Office of Social Equity Website Officially Launches
Maryland’s Office of Social Equity (OSE) has officially launched its website portal for those interested in entering the cannabis business who meet the necessary requirements.
The mission of OSE is to provide resources and support for historically disadvantaged individuals and businesses seeking to enter the Maryland adult-use cannabis industry.
The law defines an eligible social equity applicant as having at least 65% ownership and control held by one or more individuals who:
- Has lived in a disproportionately impacted area for at least five of the last 10 years immediately preceding the submission of the application; or
- Attended a public school in a disproportionately impacted area for at least five years; or
- For at least two years, attended a four-year institution of higher education in Maryland where at least 40% of the individuals who attended the institution of higher education received a Pell Grant.
In mid-July, Gov. Wes Moore (D) announced the appointment of Audrey L. Johnson as acting executive director of the Office of Social Equity and Courtney Davis as Deputy Director of the OSE.
Visit the Maryland Office of Social Equity website here.
Council Member Ivey Hosts Back to School Fest
County Council member Jolene Ivey (D-District 5) hosted a Back-to-School event complete with food trucks to begin the new school year on Aug. 31.
Carletta Lundy, a former Bladensburg Council member who now serves on the Prince George’s County Board of Elections, had a table to distribute voter registration alongside her husband and a cycling group recruited for future rides. Soultarian Cafe, I Got The Scoop and It’s in Tha Bag were the present food trucks, and a law change led by Ivey should usher in significantly more food truck access to County residents.
Ivey was the main sponsor of CB-53 in 2022, which eliminated food truck hubs and allowed for food trucks in different locations around the County.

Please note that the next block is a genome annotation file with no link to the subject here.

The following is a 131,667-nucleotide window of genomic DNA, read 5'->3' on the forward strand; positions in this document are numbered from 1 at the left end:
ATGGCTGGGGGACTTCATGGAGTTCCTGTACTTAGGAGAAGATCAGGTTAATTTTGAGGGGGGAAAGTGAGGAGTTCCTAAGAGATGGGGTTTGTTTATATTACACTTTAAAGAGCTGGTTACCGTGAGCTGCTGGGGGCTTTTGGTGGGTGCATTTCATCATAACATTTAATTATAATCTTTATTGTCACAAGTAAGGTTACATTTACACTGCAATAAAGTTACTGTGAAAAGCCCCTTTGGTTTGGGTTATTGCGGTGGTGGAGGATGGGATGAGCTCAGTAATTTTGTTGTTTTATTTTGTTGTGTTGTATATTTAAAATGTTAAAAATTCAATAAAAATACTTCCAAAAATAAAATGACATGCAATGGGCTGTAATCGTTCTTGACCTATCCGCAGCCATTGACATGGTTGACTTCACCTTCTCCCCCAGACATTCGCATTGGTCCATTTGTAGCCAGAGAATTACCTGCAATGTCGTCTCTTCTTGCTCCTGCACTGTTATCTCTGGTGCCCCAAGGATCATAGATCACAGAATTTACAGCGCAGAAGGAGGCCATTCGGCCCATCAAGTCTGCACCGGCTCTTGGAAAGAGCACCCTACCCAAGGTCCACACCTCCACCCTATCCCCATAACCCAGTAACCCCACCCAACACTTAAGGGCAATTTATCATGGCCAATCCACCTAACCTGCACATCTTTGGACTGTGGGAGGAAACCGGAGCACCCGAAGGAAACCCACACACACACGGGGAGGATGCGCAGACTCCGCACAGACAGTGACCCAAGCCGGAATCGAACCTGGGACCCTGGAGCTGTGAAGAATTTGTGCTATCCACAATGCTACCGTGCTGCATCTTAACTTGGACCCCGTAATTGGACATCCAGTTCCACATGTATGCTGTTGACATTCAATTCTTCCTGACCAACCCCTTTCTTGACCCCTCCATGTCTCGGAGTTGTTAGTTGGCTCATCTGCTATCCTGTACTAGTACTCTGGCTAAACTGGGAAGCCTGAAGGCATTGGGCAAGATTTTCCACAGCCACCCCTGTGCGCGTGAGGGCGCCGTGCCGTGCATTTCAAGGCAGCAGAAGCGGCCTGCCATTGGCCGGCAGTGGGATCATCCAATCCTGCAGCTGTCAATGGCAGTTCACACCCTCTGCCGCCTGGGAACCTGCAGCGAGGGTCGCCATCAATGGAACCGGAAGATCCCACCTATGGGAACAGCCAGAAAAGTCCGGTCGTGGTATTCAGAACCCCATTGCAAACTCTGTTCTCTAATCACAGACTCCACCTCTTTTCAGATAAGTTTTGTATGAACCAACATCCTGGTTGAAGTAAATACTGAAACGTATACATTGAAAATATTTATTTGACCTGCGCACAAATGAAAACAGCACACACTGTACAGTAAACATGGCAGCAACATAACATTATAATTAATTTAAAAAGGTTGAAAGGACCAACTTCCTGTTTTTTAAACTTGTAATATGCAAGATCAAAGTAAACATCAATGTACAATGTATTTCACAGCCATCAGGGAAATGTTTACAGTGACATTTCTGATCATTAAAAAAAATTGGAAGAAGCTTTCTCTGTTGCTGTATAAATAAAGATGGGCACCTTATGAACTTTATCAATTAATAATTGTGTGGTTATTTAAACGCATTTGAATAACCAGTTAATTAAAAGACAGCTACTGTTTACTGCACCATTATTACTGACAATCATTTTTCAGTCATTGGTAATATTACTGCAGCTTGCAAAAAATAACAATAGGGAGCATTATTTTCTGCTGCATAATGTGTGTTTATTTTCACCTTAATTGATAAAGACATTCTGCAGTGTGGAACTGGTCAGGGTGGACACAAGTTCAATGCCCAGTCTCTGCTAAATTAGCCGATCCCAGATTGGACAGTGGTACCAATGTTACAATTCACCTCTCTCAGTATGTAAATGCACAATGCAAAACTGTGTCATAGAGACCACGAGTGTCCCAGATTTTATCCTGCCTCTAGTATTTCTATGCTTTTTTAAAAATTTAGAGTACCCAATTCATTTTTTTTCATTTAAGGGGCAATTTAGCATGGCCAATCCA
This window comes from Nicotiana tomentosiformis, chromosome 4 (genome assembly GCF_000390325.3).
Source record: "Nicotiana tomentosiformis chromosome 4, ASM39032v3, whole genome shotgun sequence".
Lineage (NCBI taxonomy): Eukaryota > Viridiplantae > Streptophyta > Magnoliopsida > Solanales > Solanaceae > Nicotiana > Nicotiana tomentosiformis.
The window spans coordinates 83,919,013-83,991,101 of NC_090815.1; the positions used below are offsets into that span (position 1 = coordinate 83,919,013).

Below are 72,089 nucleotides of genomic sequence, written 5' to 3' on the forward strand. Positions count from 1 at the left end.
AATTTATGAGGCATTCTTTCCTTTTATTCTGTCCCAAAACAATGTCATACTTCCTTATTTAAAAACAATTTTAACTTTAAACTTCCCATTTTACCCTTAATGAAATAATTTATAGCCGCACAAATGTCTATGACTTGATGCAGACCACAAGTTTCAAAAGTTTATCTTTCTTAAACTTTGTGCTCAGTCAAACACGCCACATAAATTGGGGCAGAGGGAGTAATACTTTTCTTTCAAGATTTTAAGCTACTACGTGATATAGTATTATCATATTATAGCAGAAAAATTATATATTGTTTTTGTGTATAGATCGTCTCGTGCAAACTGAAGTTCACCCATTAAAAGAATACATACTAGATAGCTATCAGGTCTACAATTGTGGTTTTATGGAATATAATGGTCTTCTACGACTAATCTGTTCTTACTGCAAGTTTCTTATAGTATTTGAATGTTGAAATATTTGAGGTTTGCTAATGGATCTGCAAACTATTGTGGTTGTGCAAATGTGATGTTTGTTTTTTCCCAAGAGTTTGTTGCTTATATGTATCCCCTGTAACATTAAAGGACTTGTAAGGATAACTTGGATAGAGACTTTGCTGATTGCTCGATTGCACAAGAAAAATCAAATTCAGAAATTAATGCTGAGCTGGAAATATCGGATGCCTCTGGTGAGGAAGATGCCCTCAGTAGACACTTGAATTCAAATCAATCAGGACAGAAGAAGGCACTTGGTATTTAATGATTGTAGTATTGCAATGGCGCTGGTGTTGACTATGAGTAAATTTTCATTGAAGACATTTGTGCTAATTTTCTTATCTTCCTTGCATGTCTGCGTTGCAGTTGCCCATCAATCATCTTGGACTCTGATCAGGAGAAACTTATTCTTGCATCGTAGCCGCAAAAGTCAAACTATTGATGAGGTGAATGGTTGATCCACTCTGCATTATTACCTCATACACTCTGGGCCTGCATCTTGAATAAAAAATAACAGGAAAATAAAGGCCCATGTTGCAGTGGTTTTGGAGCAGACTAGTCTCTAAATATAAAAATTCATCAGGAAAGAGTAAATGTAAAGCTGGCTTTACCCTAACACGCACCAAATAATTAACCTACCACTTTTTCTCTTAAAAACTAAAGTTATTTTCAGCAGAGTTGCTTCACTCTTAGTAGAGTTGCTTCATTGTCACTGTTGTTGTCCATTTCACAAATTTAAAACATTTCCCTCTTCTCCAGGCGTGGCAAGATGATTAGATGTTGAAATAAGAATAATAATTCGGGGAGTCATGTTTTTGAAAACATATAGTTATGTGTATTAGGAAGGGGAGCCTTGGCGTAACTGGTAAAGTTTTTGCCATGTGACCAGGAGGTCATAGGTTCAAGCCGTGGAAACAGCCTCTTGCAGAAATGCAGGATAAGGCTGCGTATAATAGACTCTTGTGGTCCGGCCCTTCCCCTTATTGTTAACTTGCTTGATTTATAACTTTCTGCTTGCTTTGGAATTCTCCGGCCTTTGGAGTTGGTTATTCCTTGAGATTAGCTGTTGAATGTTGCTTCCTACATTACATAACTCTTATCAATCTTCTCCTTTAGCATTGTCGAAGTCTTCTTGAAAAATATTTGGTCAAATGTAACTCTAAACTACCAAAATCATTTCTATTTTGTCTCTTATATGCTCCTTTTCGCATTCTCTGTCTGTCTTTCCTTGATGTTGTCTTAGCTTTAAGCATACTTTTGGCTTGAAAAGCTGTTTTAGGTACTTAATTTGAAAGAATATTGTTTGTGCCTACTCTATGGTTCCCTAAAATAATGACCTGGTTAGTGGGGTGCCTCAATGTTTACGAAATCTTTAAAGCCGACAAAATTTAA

“Before the county legislation, food trucks could not operate, and it has been so great for the community to have food trucks available at community events but also to help small businesses jump-start here in the County,” said Cheverly Council member and Ivey’s Chief of Staff Amy Jean Chung Fry in an email.
Food trucks are now allowed in office and business parks, industrial and employment parks, commercial areas and retail shopping centers, properties owned or operated by faith-based organizations, membership pools, and nonprofit organizations, agricultural facilities such as wineries, farms, and orchards, food halls, farmers markets and other temporary food-associated venues, active construction sites, publicly available government-owned facilities, golf courses and dog parks.
“The passage of this historic legislation is a great step in supporting the entrepreneurial spirit of our food truck community by expanding the vending opportunities in the County,” said Prince George’s County Economic Development Corporation CEO and President David Iannucci in 2022. “Our vendors seek to live, work and play yin the county they love, and this legislation provides the pathway to success for our local business. A healthy, thriving food truck community is an integral part of a solid pipeline of commercial development with our food service providers and creates an amenity destination for our county residents.”
State Officials Approve Vehicle Emissions Changes
The Board of Public Works, currently composed of Governor Wes Moore (D), Comptroller Brooke Lierman (D) and Treasurer Dereck Davis (D), unanimously voted to approve a change to require new vehicles get inspections after six years, rather than after three years.
Vehicles older than six years will still require an inspection every other year. The estimated lost revenue to the transportation fund is between $3,000,000 (the Motor Vehicle Administration’s estimate) and $6,100,000 (the Department of Legislative Services estimate). However, the Transportation Trust Fund is expecting a four billion dollar shortfall and state leaders recently convened a work group to find new revenue sources.
During the discussion regarding the proposed change, Lierman acknowledged the predicted loss of revenue to the state’s Transportation fund and that this change will leave an undue burden on low-income Marylanders who are more likely to have a car that is six years old or older.
Davis said he was OK with the change, as over 99% of vehicles pass their inspections after six years.
The Maryland Department of the Environment is holding a virtual public hearing on Sept. 18 on how it will implement the new rule, which will then be submitted to the U.S. Environmental Protection Agency for approval.